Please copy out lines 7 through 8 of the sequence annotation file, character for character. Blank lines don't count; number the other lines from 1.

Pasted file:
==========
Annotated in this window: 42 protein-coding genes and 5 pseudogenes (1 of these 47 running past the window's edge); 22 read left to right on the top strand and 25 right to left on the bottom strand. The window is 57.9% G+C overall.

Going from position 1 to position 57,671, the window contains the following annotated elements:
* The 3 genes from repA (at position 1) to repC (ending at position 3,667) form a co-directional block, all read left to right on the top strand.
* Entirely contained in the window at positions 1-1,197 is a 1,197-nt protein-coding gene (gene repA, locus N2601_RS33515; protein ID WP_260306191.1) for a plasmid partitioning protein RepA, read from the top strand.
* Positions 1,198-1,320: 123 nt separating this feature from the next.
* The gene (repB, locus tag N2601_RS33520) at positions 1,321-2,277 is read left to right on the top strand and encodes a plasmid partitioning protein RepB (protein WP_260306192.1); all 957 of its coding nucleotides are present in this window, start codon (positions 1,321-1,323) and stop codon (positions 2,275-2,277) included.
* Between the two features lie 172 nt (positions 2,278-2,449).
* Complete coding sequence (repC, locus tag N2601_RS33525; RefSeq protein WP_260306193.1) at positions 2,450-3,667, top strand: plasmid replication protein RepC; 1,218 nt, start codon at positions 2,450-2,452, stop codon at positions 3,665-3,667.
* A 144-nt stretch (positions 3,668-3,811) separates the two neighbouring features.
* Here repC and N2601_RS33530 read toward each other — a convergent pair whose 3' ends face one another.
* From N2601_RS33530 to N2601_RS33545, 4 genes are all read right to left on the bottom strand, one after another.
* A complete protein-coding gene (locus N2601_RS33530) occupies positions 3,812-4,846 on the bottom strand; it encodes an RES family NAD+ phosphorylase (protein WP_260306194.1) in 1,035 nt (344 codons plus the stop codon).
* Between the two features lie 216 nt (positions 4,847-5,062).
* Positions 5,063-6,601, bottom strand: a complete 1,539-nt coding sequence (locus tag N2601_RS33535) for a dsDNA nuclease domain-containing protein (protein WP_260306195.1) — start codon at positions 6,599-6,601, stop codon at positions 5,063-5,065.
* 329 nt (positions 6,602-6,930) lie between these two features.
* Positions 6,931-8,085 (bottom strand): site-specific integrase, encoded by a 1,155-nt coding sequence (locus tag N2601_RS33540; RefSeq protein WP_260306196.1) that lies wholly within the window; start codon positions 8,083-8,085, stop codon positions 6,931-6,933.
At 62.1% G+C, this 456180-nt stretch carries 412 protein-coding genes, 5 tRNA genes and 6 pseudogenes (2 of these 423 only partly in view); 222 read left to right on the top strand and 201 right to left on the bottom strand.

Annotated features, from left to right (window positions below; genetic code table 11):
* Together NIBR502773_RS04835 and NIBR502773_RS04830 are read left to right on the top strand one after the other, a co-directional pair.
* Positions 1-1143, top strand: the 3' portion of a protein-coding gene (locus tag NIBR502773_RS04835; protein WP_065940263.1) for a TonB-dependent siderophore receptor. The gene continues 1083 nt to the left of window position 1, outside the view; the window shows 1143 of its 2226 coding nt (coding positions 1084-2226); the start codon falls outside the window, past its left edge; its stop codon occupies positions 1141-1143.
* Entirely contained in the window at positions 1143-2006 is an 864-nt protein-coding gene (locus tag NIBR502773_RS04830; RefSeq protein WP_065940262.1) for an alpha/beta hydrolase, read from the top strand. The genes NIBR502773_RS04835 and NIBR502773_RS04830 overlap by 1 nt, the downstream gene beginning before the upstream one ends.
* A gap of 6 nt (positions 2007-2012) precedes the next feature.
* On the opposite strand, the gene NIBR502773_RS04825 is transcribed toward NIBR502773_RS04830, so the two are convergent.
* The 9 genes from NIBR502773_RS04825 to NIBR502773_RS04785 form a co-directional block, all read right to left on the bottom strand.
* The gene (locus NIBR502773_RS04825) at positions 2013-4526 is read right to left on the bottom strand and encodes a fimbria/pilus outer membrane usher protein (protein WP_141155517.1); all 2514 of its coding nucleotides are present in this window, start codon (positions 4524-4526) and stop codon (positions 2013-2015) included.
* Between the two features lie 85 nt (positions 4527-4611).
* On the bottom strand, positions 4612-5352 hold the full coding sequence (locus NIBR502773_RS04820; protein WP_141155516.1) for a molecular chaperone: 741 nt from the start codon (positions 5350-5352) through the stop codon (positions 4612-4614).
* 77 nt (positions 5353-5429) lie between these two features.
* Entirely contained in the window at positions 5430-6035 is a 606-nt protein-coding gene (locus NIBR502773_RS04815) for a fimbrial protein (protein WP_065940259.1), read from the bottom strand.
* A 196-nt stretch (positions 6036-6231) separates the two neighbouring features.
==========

* Between the two features lie 172 nt (positions 2,278-2,449).
* Complete coding sequence (repC, locus tag N2601_RS33525; RefSeq protein WP_260306193.1) at positions 2,450-3,667, top strand: plasmid replication protein RepC; 1,218 nt, start codon at positions 2,450-2,452, stop codon at positions 3,665-3,667.